What are Cochlear Implants?
A cochlear implant is a small, surgically inserted device that restores partial hearing. While they do not restore hearing completely, these surgical implants can help you to hear more sounds and understand speech more clearly.
Effectiveness varies from person to person, depending on cause of hearing loss, length and extent of hearing loss, and general health.
How Do Cochlear Implants Work?
A cochlear implant has three parts:
- Receiver/stimulator—a small electronic device surgically implanted behind the ear
- Microphone—worn externally
- Speech processor—worn externally
All three parts are needed for the implant to work. The microphone receives sound, then sends sound waves to the speech processor.
The speech processor then transmits the sound via radio waves to the receiver. The receiver then sends signals that stimulate the auditory nerve fibers, sending information to the brain that is interpreted as meaningful sound.
What is the Difference Between Hearing Aids and Cochlear Implants?
Hearing aids are worn on or inside the ear and make sounds louder. They depend on the inner ear, so hearing aids may not work well if there is too much damage to your inner ear.
Cochlear implants are surgically inserted. They may work better than hearing aids for those with extreme hearing loss. If you need a hearing device, our audiology experts will walk you through every step of the process.
Am I Eligible for Cochlear Implants?
Cochlear implants are for people with moderate to severe hearing loss, single-sided deafness, or asymmetric hearing loss. If you struggle to understand speech even with appropriate hearing aids, a cochlear implant might be for you.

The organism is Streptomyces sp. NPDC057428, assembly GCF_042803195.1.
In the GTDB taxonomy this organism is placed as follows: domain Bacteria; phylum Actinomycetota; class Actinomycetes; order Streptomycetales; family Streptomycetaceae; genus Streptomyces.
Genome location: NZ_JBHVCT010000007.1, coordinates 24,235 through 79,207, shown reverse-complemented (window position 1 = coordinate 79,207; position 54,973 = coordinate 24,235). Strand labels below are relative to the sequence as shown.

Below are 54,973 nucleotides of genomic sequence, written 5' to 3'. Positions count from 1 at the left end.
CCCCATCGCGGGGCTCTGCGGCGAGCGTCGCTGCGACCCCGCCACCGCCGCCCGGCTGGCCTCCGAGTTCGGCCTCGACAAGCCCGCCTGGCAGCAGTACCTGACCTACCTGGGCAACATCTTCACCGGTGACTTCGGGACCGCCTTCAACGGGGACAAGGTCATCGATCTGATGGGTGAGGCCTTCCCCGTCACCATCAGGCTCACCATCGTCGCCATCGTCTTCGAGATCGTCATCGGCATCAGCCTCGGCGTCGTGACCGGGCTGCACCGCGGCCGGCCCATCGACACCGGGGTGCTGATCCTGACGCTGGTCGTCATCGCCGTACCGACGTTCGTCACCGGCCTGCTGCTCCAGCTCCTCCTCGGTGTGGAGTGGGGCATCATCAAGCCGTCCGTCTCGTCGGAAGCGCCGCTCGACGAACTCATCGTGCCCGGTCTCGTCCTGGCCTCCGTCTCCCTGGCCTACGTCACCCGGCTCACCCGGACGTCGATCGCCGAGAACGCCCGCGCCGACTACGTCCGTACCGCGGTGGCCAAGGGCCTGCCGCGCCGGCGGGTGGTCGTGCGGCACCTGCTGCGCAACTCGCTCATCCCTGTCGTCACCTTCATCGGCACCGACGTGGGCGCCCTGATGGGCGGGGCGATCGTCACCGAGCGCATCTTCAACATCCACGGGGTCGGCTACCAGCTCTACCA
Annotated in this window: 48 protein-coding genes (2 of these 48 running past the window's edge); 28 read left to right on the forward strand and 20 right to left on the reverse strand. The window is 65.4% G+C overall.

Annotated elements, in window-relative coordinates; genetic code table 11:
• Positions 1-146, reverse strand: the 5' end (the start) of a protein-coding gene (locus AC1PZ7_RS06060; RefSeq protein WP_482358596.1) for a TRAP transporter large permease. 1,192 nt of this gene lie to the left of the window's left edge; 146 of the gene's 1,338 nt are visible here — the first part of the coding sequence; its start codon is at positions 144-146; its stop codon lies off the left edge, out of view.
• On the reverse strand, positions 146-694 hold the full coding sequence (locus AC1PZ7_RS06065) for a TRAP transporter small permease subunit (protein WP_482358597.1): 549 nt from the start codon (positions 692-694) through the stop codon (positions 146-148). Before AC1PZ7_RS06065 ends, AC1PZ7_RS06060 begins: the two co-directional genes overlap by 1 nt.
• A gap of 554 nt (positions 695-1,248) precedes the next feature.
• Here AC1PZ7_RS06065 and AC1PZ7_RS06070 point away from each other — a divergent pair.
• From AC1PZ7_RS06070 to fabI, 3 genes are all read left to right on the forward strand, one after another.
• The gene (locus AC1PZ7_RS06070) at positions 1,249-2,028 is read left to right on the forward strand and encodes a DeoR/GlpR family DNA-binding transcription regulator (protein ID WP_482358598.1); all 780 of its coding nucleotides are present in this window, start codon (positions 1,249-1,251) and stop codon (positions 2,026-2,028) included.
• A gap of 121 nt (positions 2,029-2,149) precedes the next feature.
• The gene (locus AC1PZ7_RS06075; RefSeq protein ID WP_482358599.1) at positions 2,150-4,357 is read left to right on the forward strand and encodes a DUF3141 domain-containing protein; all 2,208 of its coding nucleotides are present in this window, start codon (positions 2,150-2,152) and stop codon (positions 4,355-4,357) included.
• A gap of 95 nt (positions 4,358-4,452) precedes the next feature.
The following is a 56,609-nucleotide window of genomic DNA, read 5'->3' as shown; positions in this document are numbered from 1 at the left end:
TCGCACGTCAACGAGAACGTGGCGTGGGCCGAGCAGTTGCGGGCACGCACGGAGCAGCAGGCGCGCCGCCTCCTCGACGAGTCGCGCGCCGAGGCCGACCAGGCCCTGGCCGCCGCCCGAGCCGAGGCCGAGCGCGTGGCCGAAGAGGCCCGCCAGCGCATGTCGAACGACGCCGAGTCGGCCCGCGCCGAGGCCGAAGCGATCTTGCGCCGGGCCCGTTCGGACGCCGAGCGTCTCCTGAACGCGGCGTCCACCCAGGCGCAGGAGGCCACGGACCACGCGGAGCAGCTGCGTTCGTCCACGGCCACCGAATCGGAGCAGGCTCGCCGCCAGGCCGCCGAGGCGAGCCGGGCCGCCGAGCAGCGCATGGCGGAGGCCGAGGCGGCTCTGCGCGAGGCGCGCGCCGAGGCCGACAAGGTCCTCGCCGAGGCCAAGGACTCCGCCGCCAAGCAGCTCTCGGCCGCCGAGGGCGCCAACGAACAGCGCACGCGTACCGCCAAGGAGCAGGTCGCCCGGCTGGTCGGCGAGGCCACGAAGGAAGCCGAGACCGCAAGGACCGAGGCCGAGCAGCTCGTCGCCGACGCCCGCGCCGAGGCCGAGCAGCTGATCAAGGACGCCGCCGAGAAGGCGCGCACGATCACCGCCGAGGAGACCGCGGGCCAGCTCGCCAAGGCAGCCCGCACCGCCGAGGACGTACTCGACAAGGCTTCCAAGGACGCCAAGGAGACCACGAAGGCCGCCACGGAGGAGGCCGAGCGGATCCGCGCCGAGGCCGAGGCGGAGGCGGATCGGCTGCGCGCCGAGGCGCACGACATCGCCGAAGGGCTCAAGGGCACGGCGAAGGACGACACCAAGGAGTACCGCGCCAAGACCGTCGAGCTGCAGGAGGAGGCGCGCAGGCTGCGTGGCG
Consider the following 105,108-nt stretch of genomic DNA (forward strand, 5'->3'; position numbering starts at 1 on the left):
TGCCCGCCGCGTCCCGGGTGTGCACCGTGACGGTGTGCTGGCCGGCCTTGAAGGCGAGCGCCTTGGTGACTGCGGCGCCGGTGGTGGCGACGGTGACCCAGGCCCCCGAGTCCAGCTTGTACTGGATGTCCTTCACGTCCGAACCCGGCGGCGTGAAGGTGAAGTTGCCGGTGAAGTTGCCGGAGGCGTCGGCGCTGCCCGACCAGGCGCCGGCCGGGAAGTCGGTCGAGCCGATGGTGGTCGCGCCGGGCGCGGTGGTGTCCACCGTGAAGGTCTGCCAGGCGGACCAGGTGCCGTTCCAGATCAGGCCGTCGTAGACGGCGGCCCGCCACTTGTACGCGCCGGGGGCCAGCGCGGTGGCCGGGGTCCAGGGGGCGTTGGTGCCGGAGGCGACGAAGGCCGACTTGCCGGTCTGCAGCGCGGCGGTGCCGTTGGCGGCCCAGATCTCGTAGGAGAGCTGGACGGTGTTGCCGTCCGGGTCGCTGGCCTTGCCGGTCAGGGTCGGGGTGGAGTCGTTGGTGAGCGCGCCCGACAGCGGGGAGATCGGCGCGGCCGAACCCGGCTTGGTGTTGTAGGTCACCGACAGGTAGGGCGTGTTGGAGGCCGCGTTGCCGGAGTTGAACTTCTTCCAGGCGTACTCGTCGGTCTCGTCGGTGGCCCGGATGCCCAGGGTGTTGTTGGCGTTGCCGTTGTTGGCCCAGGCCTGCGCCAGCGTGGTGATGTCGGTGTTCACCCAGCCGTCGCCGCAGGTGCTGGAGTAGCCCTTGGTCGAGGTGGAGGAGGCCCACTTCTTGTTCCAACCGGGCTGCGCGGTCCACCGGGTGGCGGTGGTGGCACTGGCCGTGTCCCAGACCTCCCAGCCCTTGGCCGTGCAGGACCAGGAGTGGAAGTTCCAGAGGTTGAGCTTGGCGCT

Your doctor may use the following tests to determine if cochlear implants are right for you:
- Ear Evaluation—A physical exam of the middle and inner ear, checking for infection or any abnormality that would prevent surgery
- Hearing Test—Determines the level of hearing with and without a hearing aid
- Computerized tomography (CT) scan or MRI—Examines the inner ear structure
- Psychological Tests—Evaluates the patient’s motivation and expectations for the cochlear implant
- Physical Exam—Checking for any other conditions that would prevent surgery
Schedule an appointment or consultation.Call (585) 758-5700
By the Numbers
50-60 Cochlear Implants Per Year
UR Medicine's Approach
You may need a referral to UR Medicine Audiology for a cochlear implant. There are three stages to the cochlear implant procedure:
- Pre-surgery evaluation determines if you’re a good candidate and if you can have the surgery.
- Surgery can be done on an inpatient or outpatient basis and can last anywhere from two to five hours. Children are typically treated on an inpatient basis and require a longer surgery.
- Training and adjustments occur about a month after surgery, when you receive the speech processor and microphone. The system is adjusted for sound preferences such as volume. You will continue to have regular checkups to readjust the system as needed.
What Sets Us Apart?
Our ENT physicians partner with UR Medicine Audiology and other audiologists across the Finger Lakes, Buffalo, and Syracuse regions to make care convenient and accessible for patients near and far.
Our specialists perform hundreds of surgeries every year, including 50-60 cochlear implant procedures, so patient care is always in the hands of well-practiced experts. As part of UR Medicine, our physicians are exposed to more complex conditions and unusual complications than most physicians in the Rochester area.
Each member of our team at UR Medicine Audiology holds a master’s degree or higher and is New York State-licensed and nationally certified in audiology. Our providers engage in extensive research and are dedicated to advancing knowledge and expanding treatment options.
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